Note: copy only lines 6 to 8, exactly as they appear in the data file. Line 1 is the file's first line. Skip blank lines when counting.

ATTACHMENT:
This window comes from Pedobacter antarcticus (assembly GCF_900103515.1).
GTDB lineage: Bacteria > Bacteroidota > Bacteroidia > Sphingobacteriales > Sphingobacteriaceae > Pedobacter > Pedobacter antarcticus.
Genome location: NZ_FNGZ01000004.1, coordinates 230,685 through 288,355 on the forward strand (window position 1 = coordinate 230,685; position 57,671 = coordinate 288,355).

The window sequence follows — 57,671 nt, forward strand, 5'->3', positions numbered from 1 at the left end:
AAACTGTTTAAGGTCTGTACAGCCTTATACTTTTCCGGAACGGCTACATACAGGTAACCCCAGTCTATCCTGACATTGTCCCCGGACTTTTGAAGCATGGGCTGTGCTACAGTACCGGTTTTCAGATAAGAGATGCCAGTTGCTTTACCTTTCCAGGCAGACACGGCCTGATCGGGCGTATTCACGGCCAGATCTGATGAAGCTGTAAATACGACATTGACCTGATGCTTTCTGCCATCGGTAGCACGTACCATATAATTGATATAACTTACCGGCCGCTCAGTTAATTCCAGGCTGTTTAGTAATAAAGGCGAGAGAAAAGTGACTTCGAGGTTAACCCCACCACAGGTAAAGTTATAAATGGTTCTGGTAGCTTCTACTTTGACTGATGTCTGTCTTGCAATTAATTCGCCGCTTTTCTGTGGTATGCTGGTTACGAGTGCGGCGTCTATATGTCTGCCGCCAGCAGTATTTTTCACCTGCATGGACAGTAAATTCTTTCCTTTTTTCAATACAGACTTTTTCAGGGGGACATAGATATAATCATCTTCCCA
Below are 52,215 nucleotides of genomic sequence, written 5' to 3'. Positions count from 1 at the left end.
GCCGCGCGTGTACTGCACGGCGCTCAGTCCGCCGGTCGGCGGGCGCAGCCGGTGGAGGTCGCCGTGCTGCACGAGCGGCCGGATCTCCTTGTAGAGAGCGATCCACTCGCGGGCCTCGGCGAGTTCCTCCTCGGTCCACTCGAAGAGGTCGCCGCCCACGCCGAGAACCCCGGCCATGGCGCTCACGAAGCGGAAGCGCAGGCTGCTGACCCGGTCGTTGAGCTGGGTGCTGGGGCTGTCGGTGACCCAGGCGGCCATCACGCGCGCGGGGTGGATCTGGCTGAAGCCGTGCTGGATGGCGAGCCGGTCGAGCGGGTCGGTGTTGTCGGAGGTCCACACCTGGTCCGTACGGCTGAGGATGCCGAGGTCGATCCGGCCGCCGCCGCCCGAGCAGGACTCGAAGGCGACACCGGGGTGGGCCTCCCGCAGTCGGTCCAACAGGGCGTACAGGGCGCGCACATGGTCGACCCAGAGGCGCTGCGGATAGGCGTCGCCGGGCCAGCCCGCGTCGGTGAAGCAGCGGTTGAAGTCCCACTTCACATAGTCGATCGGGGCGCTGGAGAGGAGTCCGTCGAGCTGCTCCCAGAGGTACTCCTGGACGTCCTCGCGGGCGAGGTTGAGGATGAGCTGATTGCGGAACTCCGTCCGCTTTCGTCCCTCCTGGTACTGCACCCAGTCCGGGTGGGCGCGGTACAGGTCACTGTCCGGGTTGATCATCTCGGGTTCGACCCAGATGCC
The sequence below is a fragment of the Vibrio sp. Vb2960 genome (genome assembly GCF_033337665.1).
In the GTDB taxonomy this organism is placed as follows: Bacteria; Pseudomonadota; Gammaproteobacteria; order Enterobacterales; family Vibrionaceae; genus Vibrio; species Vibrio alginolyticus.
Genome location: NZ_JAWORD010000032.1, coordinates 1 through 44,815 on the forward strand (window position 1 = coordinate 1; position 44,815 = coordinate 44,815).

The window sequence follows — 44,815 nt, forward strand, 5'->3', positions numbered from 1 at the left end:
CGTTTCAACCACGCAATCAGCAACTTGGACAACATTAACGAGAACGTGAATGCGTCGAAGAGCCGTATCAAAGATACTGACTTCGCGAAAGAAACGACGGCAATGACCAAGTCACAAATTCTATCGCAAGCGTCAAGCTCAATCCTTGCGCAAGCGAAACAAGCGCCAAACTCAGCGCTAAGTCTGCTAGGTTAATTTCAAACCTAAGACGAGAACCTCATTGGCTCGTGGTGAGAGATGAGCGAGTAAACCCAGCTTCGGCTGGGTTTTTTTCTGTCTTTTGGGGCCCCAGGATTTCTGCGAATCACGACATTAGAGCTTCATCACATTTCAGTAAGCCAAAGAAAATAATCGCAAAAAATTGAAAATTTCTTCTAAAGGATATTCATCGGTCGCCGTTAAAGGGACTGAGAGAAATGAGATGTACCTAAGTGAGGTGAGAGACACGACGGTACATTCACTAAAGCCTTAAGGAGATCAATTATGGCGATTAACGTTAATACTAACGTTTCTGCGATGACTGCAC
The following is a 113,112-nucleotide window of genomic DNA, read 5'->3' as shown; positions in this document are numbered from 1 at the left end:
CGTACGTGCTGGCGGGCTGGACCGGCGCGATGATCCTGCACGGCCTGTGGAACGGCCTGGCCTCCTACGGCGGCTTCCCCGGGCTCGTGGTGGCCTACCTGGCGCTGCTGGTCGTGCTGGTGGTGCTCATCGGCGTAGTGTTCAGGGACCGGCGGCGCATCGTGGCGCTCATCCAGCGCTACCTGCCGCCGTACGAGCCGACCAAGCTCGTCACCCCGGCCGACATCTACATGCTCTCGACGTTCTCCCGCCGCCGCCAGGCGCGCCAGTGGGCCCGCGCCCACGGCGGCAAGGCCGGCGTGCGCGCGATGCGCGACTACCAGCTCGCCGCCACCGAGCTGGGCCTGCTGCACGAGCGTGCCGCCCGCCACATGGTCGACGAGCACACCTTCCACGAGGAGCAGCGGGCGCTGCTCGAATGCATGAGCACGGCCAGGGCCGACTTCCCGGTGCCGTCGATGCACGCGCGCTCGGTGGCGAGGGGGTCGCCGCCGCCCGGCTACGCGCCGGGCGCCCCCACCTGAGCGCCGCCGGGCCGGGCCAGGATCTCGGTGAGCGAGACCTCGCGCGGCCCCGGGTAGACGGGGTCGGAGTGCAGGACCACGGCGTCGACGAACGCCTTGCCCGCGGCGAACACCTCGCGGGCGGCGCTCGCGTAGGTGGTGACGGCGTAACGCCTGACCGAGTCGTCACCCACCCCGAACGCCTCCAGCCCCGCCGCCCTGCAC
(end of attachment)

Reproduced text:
Below are 52,215 nucleotides of genomic sequence, written 5' to 3'. Positions count from 1 at the left end.
GCCGCGCGTGTACTGCACGGCGCTCAGTCCGCCGGTCGGCGGGCGCAGCCGGTGGAGGTCGCCGTGCTGCACGAGCGGCCGGATCTCCTTGTAGAGAGCGATCCACTCGCGGGCCTCGGCGAGTTCCTCCTCGGTCCACTCGAAGAGGTCGCCGCCCACGCCGAGAACCCCGGCCATGGCGCTCACGAAGCGGAAGCGCAGGCTGCTGACCCGGTCGTTGAGCTGGGTGCTGGGGCTGTCGGTGACCCAGGCGGCCATCACGCGCGCGGGGTGGATCTGGCTGAAGCCGTGCTGGATGGCGAGCCGGTCGAGCGGGTCGGTGTTGTCGGAGGTCCACACCTGGTCCGTACGGCTGAGGATGCCGAGGTCGATCCGGCCGCCGCCGCCCGAGCAGGACTCGAAGGCGACACCGGGGTGGGCCTCCCGCAGTCGGTCCAACAGGGCGTACAGGGCGCGCACATGGTCGACCCAGAGGCGCTGCGGATAGGCGTCGCCGGGCCAGCCCGCGTCGGTGAAGCAGCGGTTGAAGTCCCACTTCACATAGTCGATCGGGGCGCTGGAGAGGAGTCCGTCGAGCTGCTCCCAGAGGTACTCCTGGACGTCCTCGCGGGCGAGGTTGAGGATGAGCTGATTGCGGAACTCCGTCCGCTTTCGTCCCTCCTGGTACTGCACCCAGTCCGGGTGGGCGCGGTACAGGTCACTGTCCGGGTTGATCATCTCGGGTTCGACCCAGATGCC
The sequence below is a fragment of the Vibrio sp. Vb2960 genome (genome assembly GCF_033337665.1).